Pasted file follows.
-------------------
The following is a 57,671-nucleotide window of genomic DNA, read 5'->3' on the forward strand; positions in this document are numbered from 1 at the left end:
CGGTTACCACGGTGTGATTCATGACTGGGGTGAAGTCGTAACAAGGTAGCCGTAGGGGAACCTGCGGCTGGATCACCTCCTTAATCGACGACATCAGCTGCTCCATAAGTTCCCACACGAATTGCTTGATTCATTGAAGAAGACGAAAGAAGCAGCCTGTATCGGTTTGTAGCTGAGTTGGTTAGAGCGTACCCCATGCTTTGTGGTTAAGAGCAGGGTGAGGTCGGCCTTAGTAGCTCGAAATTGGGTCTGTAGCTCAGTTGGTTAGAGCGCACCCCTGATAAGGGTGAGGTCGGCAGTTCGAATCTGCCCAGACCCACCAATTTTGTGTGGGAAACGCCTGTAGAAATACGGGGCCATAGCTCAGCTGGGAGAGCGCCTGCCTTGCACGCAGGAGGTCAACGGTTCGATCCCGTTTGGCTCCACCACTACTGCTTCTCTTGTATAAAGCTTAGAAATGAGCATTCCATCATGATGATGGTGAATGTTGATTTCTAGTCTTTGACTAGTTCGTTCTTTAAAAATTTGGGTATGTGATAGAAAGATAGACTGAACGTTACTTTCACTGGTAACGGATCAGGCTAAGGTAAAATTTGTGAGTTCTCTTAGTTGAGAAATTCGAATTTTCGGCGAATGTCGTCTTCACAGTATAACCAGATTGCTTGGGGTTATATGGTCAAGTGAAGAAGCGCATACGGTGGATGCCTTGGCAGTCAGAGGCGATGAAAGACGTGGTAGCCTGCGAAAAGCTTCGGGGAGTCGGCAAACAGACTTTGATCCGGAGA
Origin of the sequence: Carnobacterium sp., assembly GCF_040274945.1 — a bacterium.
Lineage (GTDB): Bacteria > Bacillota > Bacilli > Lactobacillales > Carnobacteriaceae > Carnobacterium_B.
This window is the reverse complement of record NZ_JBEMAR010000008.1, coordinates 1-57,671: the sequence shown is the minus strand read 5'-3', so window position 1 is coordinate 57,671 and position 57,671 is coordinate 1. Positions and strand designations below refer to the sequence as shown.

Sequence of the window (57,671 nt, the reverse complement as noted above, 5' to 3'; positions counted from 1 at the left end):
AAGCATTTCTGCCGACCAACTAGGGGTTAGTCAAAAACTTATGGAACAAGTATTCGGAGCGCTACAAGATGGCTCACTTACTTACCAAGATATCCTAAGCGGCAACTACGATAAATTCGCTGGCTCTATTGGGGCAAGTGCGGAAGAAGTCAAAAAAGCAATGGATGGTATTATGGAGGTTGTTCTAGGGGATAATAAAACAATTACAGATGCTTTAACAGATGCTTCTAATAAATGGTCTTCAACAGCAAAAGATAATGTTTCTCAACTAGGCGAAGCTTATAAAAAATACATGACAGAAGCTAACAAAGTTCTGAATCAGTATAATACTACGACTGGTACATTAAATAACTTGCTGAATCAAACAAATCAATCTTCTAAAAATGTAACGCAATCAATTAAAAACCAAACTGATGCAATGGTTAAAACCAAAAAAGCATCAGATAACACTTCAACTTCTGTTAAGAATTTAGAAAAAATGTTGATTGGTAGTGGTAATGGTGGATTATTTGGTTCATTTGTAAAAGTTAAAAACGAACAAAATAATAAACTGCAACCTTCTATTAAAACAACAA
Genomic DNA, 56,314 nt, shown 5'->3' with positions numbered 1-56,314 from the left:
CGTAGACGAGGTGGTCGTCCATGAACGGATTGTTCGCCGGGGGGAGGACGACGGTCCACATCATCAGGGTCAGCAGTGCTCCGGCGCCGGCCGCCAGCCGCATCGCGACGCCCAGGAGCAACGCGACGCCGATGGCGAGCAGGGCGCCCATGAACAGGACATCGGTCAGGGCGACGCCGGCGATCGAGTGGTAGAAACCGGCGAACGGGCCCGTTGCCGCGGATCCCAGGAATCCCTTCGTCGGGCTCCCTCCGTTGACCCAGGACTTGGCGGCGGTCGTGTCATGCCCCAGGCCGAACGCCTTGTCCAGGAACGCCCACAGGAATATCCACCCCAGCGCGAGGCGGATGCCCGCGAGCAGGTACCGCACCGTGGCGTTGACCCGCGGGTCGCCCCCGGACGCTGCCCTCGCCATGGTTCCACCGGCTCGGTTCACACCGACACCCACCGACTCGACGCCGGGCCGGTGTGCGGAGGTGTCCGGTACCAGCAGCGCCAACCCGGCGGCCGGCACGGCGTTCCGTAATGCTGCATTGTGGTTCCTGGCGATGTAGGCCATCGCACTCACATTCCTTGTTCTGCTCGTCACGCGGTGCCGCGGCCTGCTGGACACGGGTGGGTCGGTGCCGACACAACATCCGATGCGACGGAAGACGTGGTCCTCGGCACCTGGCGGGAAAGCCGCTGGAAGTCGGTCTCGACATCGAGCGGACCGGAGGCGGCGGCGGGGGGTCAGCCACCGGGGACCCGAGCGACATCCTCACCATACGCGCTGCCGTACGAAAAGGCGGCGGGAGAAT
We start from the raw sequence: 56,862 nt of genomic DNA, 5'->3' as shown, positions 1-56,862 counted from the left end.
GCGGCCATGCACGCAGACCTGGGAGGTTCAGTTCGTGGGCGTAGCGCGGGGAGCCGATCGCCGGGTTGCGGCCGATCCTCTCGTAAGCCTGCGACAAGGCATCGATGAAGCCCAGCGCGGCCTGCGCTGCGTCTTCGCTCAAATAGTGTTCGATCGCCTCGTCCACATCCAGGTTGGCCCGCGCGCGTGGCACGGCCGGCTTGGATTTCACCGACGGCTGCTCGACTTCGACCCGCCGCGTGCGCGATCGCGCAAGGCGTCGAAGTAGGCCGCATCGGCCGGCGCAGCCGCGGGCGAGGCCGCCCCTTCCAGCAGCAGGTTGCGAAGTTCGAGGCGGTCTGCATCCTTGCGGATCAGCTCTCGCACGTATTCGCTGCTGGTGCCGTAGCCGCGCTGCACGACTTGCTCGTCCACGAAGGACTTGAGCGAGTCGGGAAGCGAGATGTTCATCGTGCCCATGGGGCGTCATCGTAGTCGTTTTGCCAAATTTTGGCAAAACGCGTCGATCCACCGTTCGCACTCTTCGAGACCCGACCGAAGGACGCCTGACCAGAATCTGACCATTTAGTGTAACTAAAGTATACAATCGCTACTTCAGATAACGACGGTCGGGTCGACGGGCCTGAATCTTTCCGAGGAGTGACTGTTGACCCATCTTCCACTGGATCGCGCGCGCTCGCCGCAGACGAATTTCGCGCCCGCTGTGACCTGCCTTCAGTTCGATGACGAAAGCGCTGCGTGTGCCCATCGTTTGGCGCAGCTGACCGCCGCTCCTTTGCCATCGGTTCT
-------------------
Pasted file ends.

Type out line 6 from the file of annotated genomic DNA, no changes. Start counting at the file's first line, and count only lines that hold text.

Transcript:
Sequence of the window (57,671 nt, the reverse complement as noted above, 5' to 3'; positions counted from 1 at the left end):